Sunday, March 29, 2015

Wednesday, March 25, 2015

J is for Japanese Print - Watercolor Batik

Evening Snow in Asakusa (detail-1) c.1845
After Utagawa Hiroshige
This batik was copied from a portion of a 19th century woodblock print.
https://www.etsy.com/listing/227606648/watercolor-batik-on-rice-paper-original?ref=related-0



Evening Snow in Asakusa (detail-2) c.1845
After Utagawa Hiroshige
This batik was copied from a portion of a 19th century woodblock print.
https://www.etsy.com/listing/227607242/watercolor-batik-on-rice-paperoriginal?ref=shop_home_active_1



 "One day in 1871, legend has it, a French artist named Claude Monet walked into a food shop in Amsterdam where he had gone to escape the Prussian siege of Paris.  There he spotted some Japanese prints being used as wrapping paper.  He was so taken by the engravings that he bought one on the spot.  The purchase changed his
life - and the history of Western art."
Don Morrison, Time Magazine

Monet collected over 200 Japanese prints.

The only thing I remember from art history classes is the story of the Impressionists and post-Impressionists (a selective memory, I'm sure).   During the time of the Impressionists, there was a particular frenzy for all things Japanese.

"In the West, what we admired most of all was this bold way of cropping images; these people taught us to compose differently."
Claude Monet 

Monet, Manet, Degas, Pisarro,  Toulouse-Lautrec, Van Gogh, and Gauguin are among those whose work was impacted by 17th-19th Century Japanese woodblock prints.

“I envy the Japanese artists for the incredible neat clarity which all their works have. It is never boring and you never get the impression that they work in a hurry. It is as simple as breathing; they draw a figure with a couple of strokes with such an unfailing easiness as if it were as easy as buttoning one’s waist-coat.” 
Vincent Van Gogh

If it were only that easy, Monsieur Van Gogh.

Monday, March 23, 2015

I is for Ivory Watercolor Batik


 Watercolor Batik on Rice Paper - 10X8


“But perhaps the most important lesson I learned is that there are no walls between humans and the elephants except those we put up ourselves, and that until we allow not only elephants but all living creatures their place in the sun, we can never be whole ourselves.”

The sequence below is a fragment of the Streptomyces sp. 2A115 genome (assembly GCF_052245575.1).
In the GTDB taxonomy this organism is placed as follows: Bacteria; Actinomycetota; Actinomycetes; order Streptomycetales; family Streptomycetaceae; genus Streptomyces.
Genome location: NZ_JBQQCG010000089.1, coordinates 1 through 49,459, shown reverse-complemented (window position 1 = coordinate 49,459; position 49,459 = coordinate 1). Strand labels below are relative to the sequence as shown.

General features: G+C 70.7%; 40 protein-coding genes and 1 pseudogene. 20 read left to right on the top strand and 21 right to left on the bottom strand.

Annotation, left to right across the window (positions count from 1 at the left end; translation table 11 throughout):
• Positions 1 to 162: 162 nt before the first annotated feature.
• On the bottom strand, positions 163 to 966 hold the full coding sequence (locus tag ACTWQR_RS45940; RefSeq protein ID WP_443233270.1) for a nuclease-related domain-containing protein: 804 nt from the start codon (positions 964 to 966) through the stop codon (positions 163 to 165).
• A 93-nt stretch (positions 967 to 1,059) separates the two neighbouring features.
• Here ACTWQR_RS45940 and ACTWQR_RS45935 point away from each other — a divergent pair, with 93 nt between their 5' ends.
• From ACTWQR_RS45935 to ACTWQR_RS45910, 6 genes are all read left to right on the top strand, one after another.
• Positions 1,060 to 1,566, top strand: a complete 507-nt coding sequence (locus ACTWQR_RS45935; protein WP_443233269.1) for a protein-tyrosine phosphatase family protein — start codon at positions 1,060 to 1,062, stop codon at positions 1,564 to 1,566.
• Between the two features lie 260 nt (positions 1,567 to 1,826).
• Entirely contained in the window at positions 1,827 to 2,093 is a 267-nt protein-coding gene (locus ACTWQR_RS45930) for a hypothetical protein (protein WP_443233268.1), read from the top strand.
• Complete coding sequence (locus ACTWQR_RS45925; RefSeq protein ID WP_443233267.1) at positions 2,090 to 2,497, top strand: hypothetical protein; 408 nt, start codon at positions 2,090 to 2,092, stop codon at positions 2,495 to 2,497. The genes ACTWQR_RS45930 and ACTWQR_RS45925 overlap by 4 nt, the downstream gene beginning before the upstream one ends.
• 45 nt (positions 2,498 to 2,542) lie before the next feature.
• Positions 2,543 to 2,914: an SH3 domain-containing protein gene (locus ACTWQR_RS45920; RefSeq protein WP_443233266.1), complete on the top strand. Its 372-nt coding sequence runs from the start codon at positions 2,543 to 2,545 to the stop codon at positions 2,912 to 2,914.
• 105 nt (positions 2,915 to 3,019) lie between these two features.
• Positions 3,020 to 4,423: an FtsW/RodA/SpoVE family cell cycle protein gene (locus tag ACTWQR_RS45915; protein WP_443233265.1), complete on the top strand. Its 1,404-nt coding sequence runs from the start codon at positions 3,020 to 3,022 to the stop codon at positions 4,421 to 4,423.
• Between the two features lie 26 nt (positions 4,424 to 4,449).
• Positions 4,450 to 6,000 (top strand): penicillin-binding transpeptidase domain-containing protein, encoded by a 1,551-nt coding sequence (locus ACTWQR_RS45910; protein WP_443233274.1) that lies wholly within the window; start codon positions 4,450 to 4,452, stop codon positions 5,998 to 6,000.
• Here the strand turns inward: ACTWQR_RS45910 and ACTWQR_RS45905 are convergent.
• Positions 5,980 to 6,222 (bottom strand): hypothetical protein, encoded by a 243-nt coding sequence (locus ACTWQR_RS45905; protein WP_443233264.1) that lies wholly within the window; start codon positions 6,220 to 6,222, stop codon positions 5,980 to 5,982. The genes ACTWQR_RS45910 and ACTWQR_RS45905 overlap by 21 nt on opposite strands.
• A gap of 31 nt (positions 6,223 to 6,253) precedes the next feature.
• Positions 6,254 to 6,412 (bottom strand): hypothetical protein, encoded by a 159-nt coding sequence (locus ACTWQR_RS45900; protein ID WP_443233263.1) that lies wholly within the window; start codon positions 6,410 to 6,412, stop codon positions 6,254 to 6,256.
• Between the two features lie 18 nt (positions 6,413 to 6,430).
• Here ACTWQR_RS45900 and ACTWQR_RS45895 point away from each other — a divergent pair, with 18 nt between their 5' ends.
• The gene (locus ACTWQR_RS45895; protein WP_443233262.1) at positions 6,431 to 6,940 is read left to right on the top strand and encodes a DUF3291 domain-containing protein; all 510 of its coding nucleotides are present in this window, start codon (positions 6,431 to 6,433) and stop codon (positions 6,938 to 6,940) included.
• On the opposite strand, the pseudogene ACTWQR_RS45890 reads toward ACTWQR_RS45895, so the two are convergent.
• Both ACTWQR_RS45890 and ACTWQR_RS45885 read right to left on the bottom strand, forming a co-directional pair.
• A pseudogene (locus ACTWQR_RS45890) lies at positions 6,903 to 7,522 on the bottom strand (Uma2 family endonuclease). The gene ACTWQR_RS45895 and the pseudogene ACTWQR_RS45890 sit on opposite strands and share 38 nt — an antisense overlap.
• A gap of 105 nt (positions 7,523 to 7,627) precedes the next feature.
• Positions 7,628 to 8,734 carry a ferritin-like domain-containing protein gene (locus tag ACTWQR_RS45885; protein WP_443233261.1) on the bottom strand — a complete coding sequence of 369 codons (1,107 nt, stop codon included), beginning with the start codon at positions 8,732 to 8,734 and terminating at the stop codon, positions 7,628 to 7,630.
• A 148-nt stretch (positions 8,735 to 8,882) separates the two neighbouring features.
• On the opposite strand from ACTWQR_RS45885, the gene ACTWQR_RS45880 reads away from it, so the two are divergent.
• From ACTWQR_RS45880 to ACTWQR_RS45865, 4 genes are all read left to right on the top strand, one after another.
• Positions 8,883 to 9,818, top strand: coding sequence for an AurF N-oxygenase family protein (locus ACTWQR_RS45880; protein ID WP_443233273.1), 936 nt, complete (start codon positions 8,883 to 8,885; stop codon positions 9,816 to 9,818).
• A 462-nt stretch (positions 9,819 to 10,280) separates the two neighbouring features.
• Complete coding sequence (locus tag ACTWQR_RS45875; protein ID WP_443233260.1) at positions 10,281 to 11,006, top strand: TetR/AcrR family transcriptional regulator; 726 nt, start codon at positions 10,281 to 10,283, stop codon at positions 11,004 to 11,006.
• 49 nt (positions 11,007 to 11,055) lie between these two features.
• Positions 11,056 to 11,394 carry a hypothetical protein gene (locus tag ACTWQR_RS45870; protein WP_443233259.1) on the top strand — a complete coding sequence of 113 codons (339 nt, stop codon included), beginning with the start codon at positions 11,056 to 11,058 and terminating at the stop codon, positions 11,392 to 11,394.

Lawrence Anthony,  The Elephant Whisperer:  My Life with the Herd in the African Wild





Tuesday, March 17, 2015

Around the House

Cilantro, Oregano


Sunflower nursery
Raised bed with snow peas, radishes, spinach & kale
Right outside the window
The rhododendrons in our front yard are next to bloom.


The sky is blue, the sun is shining, and the plants are happy here in the Pacific Northwest.

We moved to Oregon from Michigan in June, 2012 and have enjoyed mild green winters and long growing seasons.  

It's the perfect spot to nest and get dirt under my fingernails.  I've even had dirt under my toenails, but that's kind of gross.  I probably shouldn't have mentioned that.

This year, my goal in the garden is to make it more edible and more"artsy."  I've been scouring do-it-yourself garden decor articles to find some projects to do on a budget. 

Our backyard is really small, and our dog Cobie has claimed one of the raised beds as his personal outdoor lounge area.  That's okay; I've got the plans for vertical plantings and container gardens.

So, I'm hoping for an abundant imperfect organic backyard with some handmade pieces of garden art.   It won't make it to the garden tour, but I hope it will be a great place to unwind.




Monday, March 16, 2015

Friday, March 13, 2015

For My Artist Friends




 A few years back, I stumbled on a great art marketing book called "I'd Rather Be in the Studio" by Alyson Stanfield.   The book has received off-the-charts reviews on Amazon, so I'm not the only one who loves it.

Guess what?  Alyson has an awesome blog, too.   And it's chock-full of really valuable information just for you!

  Thought I'd share this goodie with you:


Friday, March 6, 2015

H is for Humble

An " H" painting will appear soon, but for now I'm licking my wounds over  failed attempts at  a commissioned portrait.  It's for a family member so I hope I'll be forgiven for getting it back to her in a very untimely manner.




In the meantime, I spent a mental health morning with my favorite group of artists at O'Connor's Pub in Multnomah Village, an eclectic neighborhood in SE Portland.  Our group is called Alla Prima Portland and we meet to exchange ideas, share current news and generally support and encourage each other.

Artist Celeste Bergin presides over the meeting with elegance and humor.  Celeste takes exhaustive notes and photographs, and posts the results on a blog.

If you need a dose of art talk and artwork, take a look at the blog:  Alla Prima Portland.